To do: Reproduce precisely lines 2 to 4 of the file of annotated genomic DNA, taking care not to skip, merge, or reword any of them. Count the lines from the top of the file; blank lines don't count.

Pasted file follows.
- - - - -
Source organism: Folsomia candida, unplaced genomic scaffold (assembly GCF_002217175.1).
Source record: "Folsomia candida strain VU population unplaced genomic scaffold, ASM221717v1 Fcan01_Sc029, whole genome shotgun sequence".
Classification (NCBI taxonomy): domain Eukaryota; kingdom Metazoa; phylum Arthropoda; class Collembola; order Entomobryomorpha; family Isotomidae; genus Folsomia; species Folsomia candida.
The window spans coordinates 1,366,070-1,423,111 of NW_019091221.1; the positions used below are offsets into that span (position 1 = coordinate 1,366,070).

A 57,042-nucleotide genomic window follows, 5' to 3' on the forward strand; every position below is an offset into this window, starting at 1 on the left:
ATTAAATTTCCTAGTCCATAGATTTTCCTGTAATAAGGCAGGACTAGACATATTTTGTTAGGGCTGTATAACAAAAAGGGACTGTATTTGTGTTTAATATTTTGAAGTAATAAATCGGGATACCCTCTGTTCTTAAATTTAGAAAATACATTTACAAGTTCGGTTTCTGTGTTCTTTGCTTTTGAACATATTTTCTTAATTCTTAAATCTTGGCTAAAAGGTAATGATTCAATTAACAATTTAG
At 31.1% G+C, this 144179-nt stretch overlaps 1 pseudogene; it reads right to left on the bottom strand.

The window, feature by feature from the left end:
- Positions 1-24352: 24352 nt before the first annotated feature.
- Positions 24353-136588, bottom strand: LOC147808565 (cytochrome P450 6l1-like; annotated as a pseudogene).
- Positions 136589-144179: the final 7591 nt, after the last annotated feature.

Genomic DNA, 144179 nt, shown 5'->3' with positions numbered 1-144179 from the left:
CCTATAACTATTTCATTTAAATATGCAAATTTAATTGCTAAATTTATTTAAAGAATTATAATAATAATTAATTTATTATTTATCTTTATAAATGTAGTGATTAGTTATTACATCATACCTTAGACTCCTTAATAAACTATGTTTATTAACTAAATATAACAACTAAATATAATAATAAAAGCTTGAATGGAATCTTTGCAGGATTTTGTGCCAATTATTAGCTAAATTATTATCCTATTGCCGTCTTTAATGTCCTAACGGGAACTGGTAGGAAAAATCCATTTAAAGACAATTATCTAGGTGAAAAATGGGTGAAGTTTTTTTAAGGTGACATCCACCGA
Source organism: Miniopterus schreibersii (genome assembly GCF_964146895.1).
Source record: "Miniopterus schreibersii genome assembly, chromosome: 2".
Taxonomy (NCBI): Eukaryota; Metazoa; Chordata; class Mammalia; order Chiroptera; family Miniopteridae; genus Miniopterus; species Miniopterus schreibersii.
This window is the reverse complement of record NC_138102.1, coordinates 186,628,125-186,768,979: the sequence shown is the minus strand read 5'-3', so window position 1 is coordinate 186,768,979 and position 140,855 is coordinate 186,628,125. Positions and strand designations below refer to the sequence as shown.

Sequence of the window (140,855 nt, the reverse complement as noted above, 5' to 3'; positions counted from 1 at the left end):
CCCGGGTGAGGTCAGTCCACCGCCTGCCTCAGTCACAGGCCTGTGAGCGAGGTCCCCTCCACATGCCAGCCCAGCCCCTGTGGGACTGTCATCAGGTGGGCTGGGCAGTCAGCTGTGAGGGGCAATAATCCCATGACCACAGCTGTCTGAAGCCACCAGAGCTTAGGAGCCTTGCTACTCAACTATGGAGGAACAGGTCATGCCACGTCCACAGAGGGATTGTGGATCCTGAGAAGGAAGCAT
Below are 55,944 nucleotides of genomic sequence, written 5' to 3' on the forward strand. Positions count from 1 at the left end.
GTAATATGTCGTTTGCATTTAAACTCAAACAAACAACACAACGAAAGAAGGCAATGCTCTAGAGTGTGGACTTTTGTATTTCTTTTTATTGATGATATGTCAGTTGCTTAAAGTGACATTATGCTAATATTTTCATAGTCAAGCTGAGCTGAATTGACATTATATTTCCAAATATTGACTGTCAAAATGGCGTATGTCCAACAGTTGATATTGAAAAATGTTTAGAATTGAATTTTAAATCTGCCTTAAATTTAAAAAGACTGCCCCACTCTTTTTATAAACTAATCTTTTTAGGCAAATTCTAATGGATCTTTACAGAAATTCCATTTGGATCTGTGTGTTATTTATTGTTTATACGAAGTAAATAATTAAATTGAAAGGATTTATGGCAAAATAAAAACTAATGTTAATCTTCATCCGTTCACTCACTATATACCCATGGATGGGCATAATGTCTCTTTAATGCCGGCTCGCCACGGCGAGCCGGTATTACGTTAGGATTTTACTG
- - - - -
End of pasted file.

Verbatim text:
Source record: "Folsomia candida strain VU population unplaced genomic scaffold, ASM221717v1 Fcan01_Sc029, whole genome shotgun sequence".
Classification (NCBI taxonomy): domain Eukaryota; kingdom Metazoa; phylum Arthropoda; class Collembola; order Entomobryomorpha; family Isotomidae; genus Folsomia; species Folsomia candida.
The window spans coordinates 1,366,070-1,423,111 of NW_019091221.1; the positions used below are offsets into that span (position 1 = coordinate 1,366,070).